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Make Jester King’s Black Garlic Sourdough

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Chef Amanda Turner’s latest recipe for Jester King explores the limits of sourdough.

By Courtney Runn, Photos by Granger Coats

Jester King embodies the best of Austin: a deep commitment to sustainability, an inherent invitation to community, a quirky pride and sense of self and a passion for excellent food and beer. Tucked off Highway 290 in Dripping Springs, Texas, the brewery stretches across 58 acres of land, supporting on-site fruits, vegetables, a herd of goats and a colony of bees. Like everything else on the property, its menu is seasonally inspired and made with local ingredients, offering an array of savory snacks, pizzas and pastries.

The locally driven farm-to-table menu, plus the chance to work with Chef Damien Brockway, is what first attracted Amanda Turner to her current role as the brewery’s chef de cuisine. New ingredients keep her inspired in the kitchen and her latest experiment explored the limits of sourdough for Jester King’s Doom Forge Day event.

“I wanted to make a bread that was black and white, and I was inspired by a black garlic pasta dough I used to make and tried to see if it would translate to sourdough, and it did,” Turner says. “The flavor of black garlic is really unique and brings a lot of umami character to the dough.”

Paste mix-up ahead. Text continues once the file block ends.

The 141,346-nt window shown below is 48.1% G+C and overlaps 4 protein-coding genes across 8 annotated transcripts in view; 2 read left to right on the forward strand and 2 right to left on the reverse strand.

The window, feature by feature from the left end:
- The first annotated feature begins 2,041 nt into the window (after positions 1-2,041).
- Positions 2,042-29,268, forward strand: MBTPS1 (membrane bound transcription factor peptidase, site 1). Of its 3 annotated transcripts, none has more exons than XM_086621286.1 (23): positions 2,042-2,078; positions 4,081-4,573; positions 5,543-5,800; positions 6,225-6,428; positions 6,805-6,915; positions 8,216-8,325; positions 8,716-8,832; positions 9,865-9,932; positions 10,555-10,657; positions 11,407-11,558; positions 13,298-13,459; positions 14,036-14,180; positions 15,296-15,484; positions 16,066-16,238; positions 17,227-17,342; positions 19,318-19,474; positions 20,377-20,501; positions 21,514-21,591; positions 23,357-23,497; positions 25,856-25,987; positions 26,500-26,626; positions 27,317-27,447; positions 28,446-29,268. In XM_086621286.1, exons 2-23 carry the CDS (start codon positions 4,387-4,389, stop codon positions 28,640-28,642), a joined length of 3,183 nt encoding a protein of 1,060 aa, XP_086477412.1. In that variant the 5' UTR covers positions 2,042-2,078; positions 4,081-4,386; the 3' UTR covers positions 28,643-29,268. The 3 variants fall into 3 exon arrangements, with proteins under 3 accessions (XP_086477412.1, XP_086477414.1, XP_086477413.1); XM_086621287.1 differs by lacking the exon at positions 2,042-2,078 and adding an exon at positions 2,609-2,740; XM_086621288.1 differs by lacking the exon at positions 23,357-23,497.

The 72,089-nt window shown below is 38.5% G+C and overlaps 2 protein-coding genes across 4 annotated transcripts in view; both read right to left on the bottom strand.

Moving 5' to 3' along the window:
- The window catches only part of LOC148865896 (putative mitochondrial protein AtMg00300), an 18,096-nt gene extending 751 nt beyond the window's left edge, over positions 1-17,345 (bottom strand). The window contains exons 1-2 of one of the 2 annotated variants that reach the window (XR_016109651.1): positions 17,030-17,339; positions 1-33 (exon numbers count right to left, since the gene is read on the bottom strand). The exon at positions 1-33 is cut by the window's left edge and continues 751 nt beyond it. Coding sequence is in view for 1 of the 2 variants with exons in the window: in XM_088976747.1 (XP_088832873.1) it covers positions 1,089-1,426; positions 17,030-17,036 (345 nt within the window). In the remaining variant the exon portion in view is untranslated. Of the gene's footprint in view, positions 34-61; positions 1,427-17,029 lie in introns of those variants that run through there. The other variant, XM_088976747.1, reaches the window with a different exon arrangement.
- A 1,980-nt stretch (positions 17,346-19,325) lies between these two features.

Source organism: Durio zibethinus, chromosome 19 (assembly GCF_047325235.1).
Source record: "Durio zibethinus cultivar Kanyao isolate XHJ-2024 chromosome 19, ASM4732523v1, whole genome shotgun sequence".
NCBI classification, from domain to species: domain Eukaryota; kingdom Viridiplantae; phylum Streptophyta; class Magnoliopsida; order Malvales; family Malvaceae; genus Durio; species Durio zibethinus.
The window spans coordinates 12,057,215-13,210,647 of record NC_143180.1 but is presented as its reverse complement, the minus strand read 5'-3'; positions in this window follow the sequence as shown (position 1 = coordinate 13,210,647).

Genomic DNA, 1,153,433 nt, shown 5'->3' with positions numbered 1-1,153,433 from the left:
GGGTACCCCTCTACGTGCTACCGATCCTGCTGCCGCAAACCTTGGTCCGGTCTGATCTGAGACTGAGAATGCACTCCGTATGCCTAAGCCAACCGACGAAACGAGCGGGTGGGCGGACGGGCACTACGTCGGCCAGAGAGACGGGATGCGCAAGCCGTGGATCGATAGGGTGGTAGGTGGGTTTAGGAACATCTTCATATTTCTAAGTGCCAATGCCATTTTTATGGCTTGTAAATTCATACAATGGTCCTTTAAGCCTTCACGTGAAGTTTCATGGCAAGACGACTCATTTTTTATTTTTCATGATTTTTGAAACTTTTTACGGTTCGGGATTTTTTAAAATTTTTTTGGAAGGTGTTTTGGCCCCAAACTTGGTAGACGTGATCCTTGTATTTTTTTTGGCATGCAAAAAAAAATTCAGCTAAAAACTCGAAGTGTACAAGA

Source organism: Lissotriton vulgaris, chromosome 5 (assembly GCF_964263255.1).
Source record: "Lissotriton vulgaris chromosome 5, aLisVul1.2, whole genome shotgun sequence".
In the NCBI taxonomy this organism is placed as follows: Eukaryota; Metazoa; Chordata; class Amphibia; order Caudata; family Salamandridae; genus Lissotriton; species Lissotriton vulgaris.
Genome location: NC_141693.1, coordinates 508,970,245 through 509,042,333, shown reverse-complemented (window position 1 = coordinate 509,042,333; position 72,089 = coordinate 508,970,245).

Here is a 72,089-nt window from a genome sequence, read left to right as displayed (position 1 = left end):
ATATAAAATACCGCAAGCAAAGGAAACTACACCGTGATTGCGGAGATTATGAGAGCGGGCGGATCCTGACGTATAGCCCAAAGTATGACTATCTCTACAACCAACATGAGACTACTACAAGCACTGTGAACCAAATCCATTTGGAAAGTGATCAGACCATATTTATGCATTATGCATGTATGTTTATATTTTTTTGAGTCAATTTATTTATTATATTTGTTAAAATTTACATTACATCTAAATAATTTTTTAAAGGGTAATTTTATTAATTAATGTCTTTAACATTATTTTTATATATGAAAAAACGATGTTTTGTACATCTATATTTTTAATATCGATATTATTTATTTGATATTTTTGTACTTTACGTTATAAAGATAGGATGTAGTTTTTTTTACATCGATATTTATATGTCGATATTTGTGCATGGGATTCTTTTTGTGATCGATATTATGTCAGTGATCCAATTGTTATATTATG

The invention was a hit, becoming a bestseller at the brewery. Bring Jester King to your own kitchen table with Turner’s sourdough recipe.


BLACK GARLIC SOURDOUGH

Ingredients

100 grams sourdough starter (You can find a starter at businesses like King Arthur Flour, or at local farmers-market vendor The Sourdough Project.)

375 grams water

476 grams high-gluten flour

25 grams whole-wheat flour

10 grams salt

40 grams black garlic

20 grams squid ink

Directions

1. In a mixing bowl, combine water and starter and mix thoroughly. Add flours, salt and let rest for 20 minutes.

2. Once rested, split the dough into two halves and mix black garlic and squid ink into one half, squeezing the dough with your hands to combine. Each dough half will then need to be gently folded every 30 minutes for 2 hours, for a total of four folds.

3. After dough has been folded, each half will be recombined together, stacking the black and white loaf on top of each other. Using a standard shaping procedure, make the bread into a round shape and allow to rest for 30 minutes.

4. After 30 minutes, shape the loaf into its final form and move to a banneton or floured bowl. Allow to rest in the refrigerator for up to 24 hours.

5. To bake, preheat a pizza stone or large Dutch oven to 500 degrees. Remove the dough from the bowl and use a sharp knife or razor blade to score the bread. Move into the oven or Dutch oven and bake for 30 minutes. Remove the top from the Dutch oven if using and bake another 15 to 20 minutes or until the bread is golden brown. Allow to rest on a rack for at least 1 hour before cutting.


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